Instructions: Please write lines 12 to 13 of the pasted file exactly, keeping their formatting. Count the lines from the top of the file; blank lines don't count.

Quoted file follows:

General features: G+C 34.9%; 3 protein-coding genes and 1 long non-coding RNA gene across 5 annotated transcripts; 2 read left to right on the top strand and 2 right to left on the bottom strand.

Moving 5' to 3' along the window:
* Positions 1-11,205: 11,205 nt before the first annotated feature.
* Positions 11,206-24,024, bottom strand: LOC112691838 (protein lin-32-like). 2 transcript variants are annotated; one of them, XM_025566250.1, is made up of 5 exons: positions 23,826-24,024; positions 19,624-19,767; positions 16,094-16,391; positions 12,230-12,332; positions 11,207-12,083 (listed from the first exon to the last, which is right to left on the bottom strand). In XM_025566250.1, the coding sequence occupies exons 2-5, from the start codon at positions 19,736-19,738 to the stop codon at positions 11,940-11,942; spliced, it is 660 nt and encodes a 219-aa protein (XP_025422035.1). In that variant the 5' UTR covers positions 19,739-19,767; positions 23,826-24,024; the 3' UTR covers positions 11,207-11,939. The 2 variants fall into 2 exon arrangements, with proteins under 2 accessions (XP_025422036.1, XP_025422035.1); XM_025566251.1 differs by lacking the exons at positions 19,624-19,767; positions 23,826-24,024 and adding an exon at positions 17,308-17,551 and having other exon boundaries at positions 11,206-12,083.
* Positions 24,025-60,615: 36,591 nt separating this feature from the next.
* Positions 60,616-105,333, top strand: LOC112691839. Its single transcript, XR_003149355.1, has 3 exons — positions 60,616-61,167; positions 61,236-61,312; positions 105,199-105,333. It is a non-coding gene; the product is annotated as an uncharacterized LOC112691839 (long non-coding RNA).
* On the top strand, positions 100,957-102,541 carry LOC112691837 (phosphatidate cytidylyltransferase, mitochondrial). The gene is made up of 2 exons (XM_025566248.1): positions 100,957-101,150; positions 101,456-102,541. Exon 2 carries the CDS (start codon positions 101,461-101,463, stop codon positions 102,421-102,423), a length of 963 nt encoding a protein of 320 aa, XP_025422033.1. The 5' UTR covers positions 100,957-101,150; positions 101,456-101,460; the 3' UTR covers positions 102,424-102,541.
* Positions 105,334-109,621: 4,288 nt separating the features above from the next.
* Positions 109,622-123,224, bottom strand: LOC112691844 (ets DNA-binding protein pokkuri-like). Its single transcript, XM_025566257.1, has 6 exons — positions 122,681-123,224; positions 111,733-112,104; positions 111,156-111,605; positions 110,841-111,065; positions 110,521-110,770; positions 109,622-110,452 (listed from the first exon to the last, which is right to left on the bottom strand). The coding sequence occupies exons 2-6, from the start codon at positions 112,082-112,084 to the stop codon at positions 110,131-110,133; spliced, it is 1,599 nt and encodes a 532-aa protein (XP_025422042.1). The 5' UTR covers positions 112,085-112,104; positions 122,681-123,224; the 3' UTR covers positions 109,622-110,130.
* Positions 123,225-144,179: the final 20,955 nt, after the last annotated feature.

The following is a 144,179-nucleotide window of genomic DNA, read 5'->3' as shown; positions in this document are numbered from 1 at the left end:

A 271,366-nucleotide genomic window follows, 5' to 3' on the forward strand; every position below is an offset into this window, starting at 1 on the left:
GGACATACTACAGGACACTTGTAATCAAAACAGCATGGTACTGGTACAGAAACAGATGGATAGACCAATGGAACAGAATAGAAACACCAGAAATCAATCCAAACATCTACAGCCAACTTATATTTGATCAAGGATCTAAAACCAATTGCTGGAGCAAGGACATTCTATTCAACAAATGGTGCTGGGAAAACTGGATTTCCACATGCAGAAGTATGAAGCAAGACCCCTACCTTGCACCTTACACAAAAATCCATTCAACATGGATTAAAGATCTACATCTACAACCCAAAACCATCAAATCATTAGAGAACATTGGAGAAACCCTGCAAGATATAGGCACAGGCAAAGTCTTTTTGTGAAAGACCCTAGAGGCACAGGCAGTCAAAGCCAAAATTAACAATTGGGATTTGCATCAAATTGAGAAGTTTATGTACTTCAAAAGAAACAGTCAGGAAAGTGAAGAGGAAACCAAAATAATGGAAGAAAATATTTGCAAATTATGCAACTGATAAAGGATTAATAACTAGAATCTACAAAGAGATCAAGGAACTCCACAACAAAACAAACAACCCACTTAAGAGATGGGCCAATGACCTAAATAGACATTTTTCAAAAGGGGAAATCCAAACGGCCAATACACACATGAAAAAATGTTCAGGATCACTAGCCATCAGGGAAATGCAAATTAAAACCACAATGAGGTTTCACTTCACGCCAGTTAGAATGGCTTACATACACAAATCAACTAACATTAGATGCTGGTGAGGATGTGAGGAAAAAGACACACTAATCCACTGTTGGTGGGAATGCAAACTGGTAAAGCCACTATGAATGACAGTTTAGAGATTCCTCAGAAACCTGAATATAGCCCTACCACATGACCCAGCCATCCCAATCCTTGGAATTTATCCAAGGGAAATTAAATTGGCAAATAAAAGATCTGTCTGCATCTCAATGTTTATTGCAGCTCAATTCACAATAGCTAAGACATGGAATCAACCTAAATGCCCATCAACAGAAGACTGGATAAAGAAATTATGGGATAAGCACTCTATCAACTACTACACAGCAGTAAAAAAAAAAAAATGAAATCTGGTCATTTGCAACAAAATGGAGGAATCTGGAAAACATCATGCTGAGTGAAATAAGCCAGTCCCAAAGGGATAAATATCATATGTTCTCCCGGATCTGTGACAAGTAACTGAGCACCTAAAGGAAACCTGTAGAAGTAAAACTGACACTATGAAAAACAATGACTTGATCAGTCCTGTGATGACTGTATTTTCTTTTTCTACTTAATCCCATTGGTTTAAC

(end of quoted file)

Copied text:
A 271,366-nucleotide genomic window follows, 5' to 3' on the forward strand; every position below is an offset into this window, starting at 1 on the left:
GGACATACTACAGGACACTTGTAATCAAAACAGCATGGTACTGGTACAGAAACAGATGGATAGACCAATGGAACAGAATAGAAACACCAGAAATCAATCCAAACATCTACAGCCAACTTATATTTGATCAAGGATCTAAAACCAATTGCTGGAGCAAGGACATTCTATTCAACAAATGGTGCTGGGAAAACTGGATTTCCACATGCAGAAGTATGAAGCAAGACCCCTACCTTGCACCTTACACAAAAATCCATTCAACATGGATTAAAGATCTACATCTACAACCCAAAACCATCAAATCATTAGAGAACATTGGAGAAACCCTGCAAGATATAGGCACAGGCAAAGTCTTTTTGTGAAAGACCCTAGAGGCACAGGCAGTCAAAGCCAAAATTAACAATTGGGATTTGCATCAAATTGAGAAGTTTATGTACTTCAAAAGAAACAGTCAGGAAAGTGAAGAGGAAACCAAAATAATGGAAGAAAATATTTGCAAATTATGCAACTGATAAAGGATTAATAACTAGAATCTACAAAGAGATCAAGGAACTCCACAACAAAACAAACAACCCACTTAAGAGATGGGCCAATGACCTAAATAGACATTTTTCAAAAGGGGAAATCCAAACGGCCAATACACACATGAAAAAATGTTCAGGATCACTAGCCATCAGGGAAATGCAAATTAAAACCACAATGAGGTTTCACTTCACGCCAGTTAGAATGGCTTACATACACAAATCAACTAACATTAGATGCTGGTGAGGATGTGAGGAAAAAGACACACTAATCCACTGTTGGTGGGAATGCAAACTGGTAAAGCCACTATGAATGACAGTTTAGAGATTCCTCAGAAACCTGAATATAGCCCTACCACATGACCCAGCCATCCCAATCCTTGGAATTTATCCAAGGGAAATTAAATTGGCAAATAAAAGATCTGTCTGCATCTCAATGTTTATTGCAGCTCAATTCACAATAGCTAAGACATGGAATCAACCTAAATGCCCATCAACAGAAGACTGGATAAAGAAATTATGGGATAAGCACTCTATCAACTACTACACAGCAGTAAAAAAAAAAAAATGAAATCTGGTCATTTGCAACAAAATGGAGGAATCTGGAAAACATCATGCTGAGTGAAATAAGCCAGTCCCAAAGGGATAAATATCATATGTTCTCCCGGATCTGTGACAAGTAACTGAGCACCTAAAGGAAACCTGTAGAAGTAAAACTGACACTATGAAAAACAATGACTTGATCAGTCCTGTGATGACTGTATTTTCTTTTTCTACTTAATCCCATTGGTTTAAC